Our dinner last included rice. There was exactly enough for everyone to have what they wanted, and yet when I was serving it I left about a third of my son’s portion in the pot. When we sat down at the table he immediately gobbled up all of his rice, as I knew he would, and asked for more. I told him to finish the rest of his other dinner and then, yes, there was more rice for him. And honestly, it wouldn’t have mattered to him how much rice was on his plate, as long as there was “more.”
What is it about the idea of “more” that captivates us so? Even before Oliver said “please sir…” humanity has been obsessed with having more than we need. We stockpile. We hoard. We “plan for the future” to the point of damaging the present. It almost doesn’t matter what we have, as long as we can get “more.” Profits mean nothing without exponential growth. Record profits are what we long for, and yet the line keeps moving further and further away from us and it is not sustainable.
I get that security is important. What if we wake up tomorrow and our blessings have evaporated and we have less than we need?! How foolish it would be for us to not make sure we have tomorrow’s needs covered today. And yet decisions based on fear so often do not turn out well. If the goal is always “more,” then there is never such a thing as “enough.”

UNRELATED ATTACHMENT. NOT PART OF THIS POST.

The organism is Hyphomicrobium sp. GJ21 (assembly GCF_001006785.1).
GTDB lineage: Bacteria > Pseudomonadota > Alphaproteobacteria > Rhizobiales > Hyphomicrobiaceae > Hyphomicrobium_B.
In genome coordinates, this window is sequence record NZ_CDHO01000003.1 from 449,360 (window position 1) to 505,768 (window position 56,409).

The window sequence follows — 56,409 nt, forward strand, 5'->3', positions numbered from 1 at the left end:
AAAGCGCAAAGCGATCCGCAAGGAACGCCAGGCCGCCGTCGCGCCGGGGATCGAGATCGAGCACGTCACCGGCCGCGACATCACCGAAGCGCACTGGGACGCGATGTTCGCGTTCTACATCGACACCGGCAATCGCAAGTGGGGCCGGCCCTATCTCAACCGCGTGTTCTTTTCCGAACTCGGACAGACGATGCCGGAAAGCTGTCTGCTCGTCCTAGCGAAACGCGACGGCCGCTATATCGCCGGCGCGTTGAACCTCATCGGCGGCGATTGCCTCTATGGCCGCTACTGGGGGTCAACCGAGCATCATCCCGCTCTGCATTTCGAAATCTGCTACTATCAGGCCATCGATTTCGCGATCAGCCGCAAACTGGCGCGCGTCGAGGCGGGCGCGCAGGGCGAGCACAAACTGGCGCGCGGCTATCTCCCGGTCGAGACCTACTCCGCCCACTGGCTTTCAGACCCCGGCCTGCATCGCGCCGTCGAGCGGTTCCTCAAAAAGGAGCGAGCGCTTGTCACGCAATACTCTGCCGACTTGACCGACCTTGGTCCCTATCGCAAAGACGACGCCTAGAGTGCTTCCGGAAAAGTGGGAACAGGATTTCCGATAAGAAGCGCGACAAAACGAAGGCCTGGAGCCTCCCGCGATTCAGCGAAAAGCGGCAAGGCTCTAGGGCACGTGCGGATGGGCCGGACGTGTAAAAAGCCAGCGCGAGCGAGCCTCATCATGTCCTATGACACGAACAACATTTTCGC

For now, I indulge my son to avoid dinner table conflicts. I want him to feel safe and secure in perceived abundance. I want to make sure that when he is done, that there is “more.” But someday soon I am going to have to teach him an important lesson. I will have to teach him that appreciating what you have is more important than making sure you have “more.” I will help him to understand that the only reason any one person should have “more” is so that they can use the extra to help those who don’t have “enough.” And that’s a lesson that I think more of us need to learn.